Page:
- Traffic does not use turn signals. This can be very confusing. Many times people walking, biking, driving a moto scooter, or driving, will simply drive straight at you. With no turn signals, it makes it hard to get out of their way. Especially if you cannot see the motos because their lights are not on in the middle of the night. That is a thing.
The rugrats themselves doing some sort of group dance thing. These group dance things are very popular here.
- Kindergarten and preschool here is loooooong. The students are here 9-10 hours each day. Compared to most preschools in the States that are only a few hours long, this is quite extensive.
- Meetings, and everything else, are done last minute here. The Chinese work system does not really consider your personal out-of-work life important. So they will often ask you to do things very last minute without considering that you might have personal plans. We have a good understanding at this point with the school about this, that if we are not told at least 1 week in advance, that it probably will not happen if it is outside of work hours. We have a good cultural excuse. The Chinese work long, long hours, like 10-11 hrs a day at the Kindergarten and are typically not paid any more than 8 hours of work per day.
- Most children, before they are potty trained, pee in the street. In fact, they do not even have diapers on. They just wear sort of little pants with giant holes underneath. I would post a photo of this but I feel that it would be inappropriate. So when they need to go, they go, pretty much wherever they want. I have seen kids peeing in the ‘hospital,’ on sidewalks, in the grass, over grates, over trash containers, pretty much wherever. Just today a kid peed right in front of the entrance to the school, right between where the students wash their hands and before they have their temperature checked by the nurse. With no effort by anyone to clean it up. I guess that’s why the new laminate floor in the entrance to the school is yellow!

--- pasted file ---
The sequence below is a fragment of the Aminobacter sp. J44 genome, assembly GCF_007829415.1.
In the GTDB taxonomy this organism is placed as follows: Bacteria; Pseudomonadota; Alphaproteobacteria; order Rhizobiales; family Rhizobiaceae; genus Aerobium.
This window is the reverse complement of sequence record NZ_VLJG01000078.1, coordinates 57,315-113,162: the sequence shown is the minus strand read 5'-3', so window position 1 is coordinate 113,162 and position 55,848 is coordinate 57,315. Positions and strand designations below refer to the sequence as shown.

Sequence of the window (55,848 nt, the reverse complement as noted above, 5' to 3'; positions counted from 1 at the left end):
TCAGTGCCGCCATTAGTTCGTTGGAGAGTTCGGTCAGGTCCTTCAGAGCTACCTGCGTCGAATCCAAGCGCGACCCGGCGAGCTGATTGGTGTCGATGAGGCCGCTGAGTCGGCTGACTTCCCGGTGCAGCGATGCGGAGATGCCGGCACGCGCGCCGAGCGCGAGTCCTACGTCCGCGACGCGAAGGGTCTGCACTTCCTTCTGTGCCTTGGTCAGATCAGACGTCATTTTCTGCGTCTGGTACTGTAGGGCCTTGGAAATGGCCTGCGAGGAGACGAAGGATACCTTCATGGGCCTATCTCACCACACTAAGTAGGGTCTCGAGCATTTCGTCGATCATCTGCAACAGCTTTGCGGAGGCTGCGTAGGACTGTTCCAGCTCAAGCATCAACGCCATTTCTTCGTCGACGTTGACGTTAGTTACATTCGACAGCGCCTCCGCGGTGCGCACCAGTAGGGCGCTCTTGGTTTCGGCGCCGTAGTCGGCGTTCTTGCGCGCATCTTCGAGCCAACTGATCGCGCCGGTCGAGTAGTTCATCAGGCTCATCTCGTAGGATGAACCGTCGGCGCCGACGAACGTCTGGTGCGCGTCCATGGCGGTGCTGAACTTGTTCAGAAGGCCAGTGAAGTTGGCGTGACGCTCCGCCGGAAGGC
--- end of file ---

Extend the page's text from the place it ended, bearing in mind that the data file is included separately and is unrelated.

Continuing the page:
Air pollution blocking out the sun.
-While Traffic is Scary, Bicycling Is Quite Safe, and Slow Here. We bought the fastest bikes we could find for under $200. They cost about $50 each, and they are low quality Chinese single speeds. My bottom bracket is creaking already. I do not think it will survive. However, we live about 1 mile away from the school so it is about a 9 minute bike ride to school and 9 minute ride back. Very slow, easy, and nice. There are giant bike lanes and sidewalks separated by trees from the main road, which makes cycling feel much safer than the states. Suburban areas in the USA are scary to bike in. Mind you, we bike THROUGH some very polluted air and water, but at least we are not competing with cars going 60 MPH next to us.
- Meat is chopped, not separated. The bones are not removed from the meat here, so eating it can be a bit of a challenge. Instead of having a section on the lunch tray for milk, there is a section on the lunch tray for spitting out bones and things like this.
There is much more that we are missing, but that will have to do for now! Thanks for reading, and feel free to Skype or WeChat us sometime! We’d love to talk!
I should also note that I have been adding a photo each day on Instagram at instagram.com/dshinabarger . Let me know if you want to see pictures of anything in particular! It seems like most people like pictures better than text anyways :)
Thanks for reading!